Europe’s Unified Voice and Passion

general
November 1, 2002
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by Andrei S. Markovits

Recent events across Europe indicate a vigor-ous passion targeted against Israelis and what they represent. This passion hails from a confluence of many things, all immensely complex, that, when merged together, form a very potent brew. Certainly that passion is driven by a massive reemergence of old-fashioned European antisemitism which — some silly optimists thought — had miraculously vanished from its 1,000-year European existence after the Holocaust. Of course it never did. It merely lay dormant in the post-1945 world of the Cold War. But once this world had come to its definite end in 1991, the discourse on many things changed drastically, among them that on the Jews. The threshold of shame gradually subsided in the course of the 1990s, thus increasing attacks on Jewish institutions (such as cemeteries) and the ever-more open way in which antisemitic insults became socially acceptable.

For example, Daniel Bernard, France’s current ambassador to St. James’s Court, publicly referred to Israel as “that shitty little country” that the world ought to abandon (to what exactly he left to his listeners’ imagination). As well, it has become part of accepted discourse in good society to deride Israel as an entity, not merely (and completely legitimately) its policies. A new tone has also entered all strata of German and European society where criticizing Jews – not merely Israel and Israelis – has attained a certain urgency that reveals a particularly liberating dimension. “Free at last, free at last, we are finally free of this damn Holocaust at last!” In this context Europeans – and not only Germans – posit that Jews, who created a culture of shame and kept Europeans from speaking their minds, behave just like they did. The lid is off; Jews are a target yet again.

By constantly bringing up the truly shameful and disgusting analogy of the Israelis with the Nazis, Europeans absolve themselves from any remorse and shame and thus experience a sense of liberation. As well, one hurts the intended target by equating it with the very perpetrators that almost wiped it off the earth in the most brutal genocide imaginable. Lastly, Israel – partnered with the United States – also represents a certain modernity that European intellectuals of the left and right have always feared. For the right, Jews (thus Israel) and America have always stood for a soulless and disruptive modernity that was antithetical to any kind of an imagined tradition, so dear to the right’s heart. And for the left, America and the Jews were the epitome of an unbridled capitalism that was bad everywhere but that exhibited its most stark characteristics in these two related entities.

Suffice it to say that America and the Jews have always been negatively and fearfully intertwined as particularly despised protagonists of modernity for both the European right and left throughout the 20th century, if not before. Only thus can one explain the anti-globalization movement’s massive support for the Palestinians. Why did Jose Bove show up in Ramallah and not in Gujarat where many more Muslims were slain in multiple pogroms perpetrated by Hindus? Rather than explaining this as simple hostility toward Israel, it is a hostility aimed at globalization, which has become synonymous with the United States, and by extension Israel and Jews.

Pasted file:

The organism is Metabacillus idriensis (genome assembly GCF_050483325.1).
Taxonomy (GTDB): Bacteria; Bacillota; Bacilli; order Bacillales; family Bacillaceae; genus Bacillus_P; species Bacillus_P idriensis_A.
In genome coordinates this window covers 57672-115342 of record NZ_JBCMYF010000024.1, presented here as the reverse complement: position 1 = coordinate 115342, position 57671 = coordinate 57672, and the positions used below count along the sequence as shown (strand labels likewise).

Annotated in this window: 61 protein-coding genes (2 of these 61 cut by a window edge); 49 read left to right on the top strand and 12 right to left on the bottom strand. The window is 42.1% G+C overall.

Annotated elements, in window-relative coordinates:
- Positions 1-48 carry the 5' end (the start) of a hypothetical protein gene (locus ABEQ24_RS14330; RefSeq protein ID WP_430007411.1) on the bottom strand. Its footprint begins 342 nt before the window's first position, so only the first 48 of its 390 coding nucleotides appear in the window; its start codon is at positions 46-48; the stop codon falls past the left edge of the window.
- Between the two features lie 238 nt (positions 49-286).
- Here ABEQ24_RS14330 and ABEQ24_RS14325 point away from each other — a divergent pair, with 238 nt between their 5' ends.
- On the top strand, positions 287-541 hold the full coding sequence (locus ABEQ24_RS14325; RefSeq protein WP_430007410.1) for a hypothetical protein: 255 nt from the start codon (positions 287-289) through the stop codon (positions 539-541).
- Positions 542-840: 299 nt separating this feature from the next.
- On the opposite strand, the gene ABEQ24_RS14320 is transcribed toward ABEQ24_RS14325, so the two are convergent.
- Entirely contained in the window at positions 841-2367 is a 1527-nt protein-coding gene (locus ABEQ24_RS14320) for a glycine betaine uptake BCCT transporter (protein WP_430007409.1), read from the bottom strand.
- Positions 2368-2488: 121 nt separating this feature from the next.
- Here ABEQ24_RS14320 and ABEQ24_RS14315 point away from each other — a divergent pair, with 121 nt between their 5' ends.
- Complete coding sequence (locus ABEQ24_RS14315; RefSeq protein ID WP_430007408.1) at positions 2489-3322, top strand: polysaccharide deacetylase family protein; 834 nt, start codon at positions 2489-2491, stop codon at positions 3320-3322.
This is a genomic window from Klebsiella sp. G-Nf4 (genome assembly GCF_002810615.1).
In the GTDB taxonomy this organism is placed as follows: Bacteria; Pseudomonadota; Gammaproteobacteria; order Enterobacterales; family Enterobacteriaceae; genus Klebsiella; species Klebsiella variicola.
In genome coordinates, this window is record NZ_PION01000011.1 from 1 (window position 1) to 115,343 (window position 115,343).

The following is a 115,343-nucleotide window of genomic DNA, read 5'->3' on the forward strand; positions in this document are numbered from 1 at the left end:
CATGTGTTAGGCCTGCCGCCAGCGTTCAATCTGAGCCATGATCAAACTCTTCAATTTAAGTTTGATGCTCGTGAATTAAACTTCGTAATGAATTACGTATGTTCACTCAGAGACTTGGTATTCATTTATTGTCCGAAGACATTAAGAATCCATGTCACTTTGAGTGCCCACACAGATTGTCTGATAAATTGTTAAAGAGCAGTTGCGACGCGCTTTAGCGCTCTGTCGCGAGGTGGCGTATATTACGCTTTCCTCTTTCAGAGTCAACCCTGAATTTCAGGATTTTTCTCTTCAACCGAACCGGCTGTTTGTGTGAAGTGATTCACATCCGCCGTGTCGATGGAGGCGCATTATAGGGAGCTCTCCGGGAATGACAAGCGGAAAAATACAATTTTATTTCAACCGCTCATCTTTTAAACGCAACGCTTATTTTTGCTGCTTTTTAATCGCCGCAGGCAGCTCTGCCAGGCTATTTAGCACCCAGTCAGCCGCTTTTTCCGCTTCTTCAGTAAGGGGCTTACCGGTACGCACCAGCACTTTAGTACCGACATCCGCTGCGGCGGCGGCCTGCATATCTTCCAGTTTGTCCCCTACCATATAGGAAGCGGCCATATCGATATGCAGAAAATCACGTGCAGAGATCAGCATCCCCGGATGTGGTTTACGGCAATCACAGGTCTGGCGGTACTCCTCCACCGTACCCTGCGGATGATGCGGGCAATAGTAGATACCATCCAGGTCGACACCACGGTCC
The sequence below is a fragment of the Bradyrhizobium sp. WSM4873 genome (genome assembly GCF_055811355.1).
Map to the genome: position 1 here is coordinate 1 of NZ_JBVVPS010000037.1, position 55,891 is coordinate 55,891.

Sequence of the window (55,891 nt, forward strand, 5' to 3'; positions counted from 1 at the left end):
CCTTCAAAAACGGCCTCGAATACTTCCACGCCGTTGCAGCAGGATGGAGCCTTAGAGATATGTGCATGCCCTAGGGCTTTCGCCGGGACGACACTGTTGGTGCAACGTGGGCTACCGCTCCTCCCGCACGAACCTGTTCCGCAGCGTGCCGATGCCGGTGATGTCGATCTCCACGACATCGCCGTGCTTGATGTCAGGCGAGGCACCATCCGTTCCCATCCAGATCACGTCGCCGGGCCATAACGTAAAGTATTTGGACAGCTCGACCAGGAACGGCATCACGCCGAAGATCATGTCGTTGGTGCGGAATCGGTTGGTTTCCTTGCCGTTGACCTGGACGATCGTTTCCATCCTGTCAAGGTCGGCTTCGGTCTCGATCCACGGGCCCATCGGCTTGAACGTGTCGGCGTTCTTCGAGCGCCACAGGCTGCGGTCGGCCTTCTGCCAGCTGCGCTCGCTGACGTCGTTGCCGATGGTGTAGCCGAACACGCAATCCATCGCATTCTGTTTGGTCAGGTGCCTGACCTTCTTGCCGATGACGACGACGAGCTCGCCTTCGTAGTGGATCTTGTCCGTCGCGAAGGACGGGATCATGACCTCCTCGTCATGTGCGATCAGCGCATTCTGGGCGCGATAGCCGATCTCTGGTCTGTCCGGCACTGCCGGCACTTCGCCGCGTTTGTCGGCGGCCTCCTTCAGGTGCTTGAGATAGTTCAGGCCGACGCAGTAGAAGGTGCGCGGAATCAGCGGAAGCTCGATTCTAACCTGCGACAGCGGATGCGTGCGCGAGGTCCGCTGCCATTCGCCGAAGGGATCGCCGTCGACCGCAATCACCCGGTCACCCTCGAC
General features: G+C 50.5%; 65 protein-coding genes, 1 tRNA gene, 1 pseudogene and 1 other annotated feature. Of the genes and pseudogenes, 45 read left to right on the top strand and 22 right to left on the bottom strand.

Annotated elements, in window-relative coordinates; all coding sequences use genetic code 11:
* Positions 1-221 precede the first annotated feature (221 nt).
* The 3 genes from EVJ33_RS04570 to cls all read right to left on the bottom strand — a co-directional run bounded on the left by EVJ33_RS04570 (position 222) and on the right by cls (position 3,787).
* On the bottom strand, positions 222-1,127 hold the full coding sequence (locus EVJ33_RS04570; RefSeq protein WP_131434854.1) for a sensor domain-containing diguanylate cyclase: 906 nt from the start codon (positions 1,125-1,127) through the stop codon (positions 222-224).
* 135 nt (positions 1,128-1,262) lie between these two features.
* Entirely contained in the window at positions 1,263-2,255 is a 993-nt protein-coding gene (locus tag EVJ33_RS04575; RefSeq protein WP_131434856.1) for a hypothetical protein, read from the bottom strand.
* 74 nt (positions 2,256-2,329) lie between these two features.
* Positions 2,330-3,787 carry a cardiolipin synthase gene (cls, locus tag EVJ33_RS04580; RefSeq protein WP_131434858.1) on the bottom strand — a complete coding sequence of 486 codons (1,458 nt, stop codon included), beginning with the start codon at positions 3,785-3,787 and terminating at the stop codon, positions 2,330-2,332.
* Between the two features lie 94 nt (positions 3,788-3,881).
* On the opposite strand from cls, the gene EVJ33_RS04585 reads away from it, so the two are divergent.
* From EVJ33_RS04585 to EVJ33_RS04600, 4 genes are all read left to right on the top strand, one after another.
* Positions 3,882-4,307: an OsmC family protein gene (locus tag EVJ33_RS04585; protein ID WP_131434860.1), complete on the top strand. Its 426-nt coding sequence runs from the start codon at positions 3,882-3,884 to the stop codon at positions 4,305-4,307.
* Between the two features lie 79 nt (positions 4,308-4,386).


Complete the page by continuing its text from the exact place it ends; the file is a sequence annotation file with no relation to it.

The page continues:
And this brings us to Europe’s irritation with the United States that has less to do with policy differences than with values. When Europeans in the 1990s embarked on the arduous process of building the European Union, they began to raise the issue of having different, perhaps incompatible, values from those of the Americans. While it will long remain a question what values and identities Europeans themselves share, it is becoming clear that they have begun to embrace one negative value with considerable fervor: not being American.

This helps explain why many Europeans fast abandoned their post-September 11 sympathies for the United States and reverted to their default of seeing America as an uncouth bully. By viewing Israel as an extension of the United States, this mechanism of a negative identity reaches to the Middle East as well. It is not so much sympathy for the Palestinians but antipathy for the Israelis and the Jews that drives European opinion in this crisis – an antipathy that also draws much of its vigor from hostile feelings toward the United States.

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Andrei S. Markovits is Visiting Professor of Social Studies at Harvard University. His regular appointment is at The University of Michigan in Ann Arbor where he teaches courses in European politics with a special emphasis on Germany and Austria. He is currently working on a book on anti-Americanism and antisemitism in postwar Europe.

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